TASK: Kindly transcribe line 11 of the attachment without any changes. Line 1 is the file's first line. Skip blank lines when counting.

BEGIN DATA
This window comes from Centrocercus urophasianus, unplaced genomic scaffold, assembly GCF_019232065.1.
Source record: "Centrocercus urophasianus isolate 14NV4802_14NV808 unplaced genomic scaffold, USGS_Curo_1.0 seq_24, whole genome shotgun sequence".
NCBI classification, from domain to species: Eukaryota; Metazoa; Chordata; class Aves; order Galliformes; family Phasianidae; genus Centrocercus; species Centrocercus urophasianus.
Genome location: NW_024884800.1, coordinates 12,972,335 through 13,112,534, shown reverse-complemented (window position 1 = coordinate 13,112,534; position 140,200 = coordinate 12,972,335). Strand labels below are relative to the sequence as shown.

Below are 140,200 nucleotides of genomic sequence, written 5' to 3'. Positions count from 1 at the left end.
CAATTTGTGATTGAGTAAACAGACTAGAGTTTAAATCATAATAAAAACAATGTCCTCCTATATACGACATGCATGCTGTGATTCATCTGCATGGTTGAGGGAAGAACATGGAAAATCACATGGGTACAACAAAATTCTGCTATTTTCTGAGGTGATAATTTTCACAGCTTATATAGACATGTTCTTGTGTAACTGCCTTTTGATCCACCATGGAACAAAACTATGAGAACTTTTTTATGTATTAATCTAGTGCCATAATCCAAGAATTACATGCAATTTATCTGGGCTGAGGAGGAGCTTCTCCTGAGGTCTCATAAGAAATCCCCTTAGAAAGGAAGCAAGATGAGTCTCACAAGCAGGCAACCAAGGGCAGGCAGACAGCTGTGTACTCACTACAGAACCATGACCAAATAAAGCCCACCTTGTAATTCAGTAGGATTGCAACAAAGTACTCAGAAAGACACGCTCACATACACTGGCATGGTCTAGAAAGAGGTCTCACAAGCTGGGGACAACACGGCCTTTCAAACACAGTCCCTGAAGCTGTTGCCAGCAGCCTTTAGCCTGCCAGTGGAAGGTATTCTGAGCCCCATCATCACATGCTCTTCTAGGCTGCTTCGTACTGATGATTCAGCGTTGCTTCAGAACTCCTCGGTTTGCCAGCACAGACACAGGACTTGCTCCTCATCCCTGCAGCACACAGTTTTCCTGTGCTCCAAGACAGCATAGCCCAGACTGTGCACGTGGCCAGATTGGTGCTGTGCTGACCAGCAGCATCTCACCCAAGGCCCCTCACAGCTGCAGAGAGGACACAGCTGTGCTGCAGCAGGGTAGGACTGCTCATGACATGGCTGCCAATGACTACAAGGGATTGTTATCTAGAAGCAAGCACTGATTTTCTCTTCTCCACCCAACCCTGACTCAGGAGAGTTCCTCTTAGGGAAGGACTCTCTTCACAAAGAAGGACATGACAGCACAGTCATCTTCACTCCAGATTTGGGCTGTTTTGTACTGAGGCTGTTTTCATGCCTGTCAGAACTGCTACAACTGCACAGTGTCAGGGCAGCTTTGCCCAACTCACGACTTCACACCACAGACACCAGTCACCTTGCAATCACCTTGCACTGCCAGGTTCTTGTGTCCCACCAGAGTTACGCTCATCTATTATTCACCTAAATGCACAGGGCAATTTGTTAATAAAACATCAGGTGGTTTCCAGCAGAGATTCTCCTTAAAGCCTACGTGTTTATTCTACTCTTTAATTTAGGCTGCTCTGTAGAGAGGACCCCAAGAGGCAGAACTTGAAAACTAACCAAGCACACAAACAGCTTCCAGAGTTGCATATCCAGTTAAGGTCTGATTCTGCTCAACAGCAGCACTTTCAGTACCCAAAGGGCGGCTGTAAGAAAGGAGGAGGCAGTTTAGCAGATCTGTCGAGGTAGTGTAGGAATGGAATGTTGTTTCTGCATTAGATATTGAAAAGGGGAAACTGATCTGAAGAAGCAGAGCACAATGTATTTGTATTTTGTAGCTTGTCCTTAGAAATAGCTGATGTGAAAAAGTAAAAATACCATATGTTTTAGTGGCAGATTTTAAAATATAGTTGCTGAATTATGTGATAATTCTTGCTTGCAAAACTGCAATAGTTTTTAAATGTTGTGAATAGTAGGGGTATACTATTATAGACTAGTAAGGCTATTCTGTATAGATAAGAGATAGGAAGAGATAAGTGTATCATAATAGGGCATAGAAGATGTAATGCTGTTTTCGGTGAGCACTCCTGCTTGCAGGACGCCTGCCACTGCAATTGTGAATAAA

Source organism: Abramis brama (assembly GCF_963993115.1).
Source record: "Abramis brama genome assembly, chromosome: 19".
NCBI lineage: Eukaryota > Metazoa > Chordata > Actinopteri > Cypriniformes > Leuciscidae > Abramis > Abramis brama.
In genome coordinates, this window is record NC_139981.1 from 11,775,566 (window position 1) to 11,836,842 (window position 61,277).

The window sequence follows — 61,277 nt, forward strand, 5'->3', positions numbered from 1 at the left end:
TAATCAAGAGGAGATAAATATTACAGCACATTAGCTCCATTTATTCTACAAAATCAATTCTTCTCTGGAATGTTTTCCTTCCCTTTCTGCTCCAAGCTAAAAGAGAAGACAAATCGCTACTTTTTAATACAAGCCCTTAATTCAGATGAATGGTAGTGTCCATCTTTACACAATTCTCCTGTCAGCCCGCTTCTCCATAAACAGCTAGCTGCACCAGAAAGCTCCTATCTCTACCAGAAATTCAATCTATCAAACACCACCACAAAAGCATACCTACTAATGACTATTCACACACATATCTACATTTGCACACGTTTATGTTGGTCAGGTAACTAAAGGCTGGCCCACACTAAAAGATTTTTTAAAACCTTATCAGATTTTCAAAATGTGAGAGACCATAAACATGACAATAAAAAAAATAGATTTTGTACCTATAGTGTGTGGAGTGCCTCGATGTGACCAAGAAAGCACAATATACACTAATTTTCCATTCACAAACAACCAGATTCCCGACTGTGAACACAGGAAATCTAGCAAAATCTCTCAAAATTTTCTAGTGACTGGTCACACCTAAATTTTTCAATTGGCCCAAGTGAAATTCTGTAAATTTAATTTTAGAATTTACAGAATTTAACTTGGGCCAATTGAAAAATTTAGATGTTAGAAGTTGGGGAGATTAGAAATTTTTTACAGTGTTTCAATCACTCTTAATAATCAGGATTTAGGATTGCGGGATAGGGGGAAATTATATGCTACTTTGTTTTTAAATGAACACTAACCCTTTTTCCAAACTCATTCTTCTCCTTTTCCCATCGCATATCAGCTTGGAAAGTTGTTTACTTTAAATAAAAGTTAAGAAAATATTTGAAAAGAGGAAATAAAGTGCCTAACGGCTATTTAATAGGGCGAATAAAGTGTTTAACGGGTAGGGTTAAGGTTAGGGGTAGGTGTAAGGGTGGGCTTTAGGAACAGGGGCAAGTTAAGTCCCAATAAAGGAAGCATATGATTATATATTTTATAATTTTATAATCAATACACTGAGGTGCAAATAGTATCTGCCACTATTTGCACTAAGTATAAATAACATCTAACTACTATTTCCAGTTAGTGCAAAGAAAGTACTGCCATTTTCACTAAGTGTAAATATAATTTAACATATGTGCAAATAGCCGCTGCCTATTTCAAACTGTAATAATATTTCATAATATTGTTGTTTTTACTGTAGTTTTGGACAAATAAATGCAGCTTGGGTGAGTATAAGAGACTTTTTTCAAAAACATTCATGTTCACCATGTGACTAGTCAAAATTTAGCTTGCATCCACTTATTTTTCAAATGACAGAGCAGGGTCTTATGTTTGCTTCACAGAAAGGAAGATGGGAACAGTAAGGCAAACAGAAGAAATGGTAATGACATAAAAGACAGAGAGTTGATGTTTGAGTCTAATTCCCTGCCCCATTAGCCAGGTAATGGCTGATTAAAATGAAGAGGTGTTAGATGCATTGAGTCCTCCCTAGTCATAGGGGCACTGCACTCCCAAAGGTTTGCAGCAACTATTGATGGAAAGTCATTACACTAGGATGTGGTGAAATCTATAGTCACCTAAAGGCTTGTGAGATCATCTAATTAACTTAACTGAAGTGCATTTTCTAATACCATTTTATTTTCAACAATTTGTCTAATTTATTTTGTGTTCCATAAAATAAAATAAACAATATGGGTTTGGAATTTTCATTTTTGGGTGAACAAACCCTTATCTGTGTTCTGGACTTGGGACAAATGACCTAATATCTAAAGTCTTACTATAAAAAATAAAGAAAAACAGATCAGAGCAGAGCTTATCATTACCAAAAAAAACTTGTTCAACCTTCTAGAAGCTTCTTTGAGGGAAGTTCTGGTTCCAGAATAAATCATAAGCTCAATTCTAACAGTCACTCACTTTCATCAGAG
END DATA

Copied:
The window sequence follows — 61,277 nt, forward strand, 5'->3', positions numbered from 1 at the left end: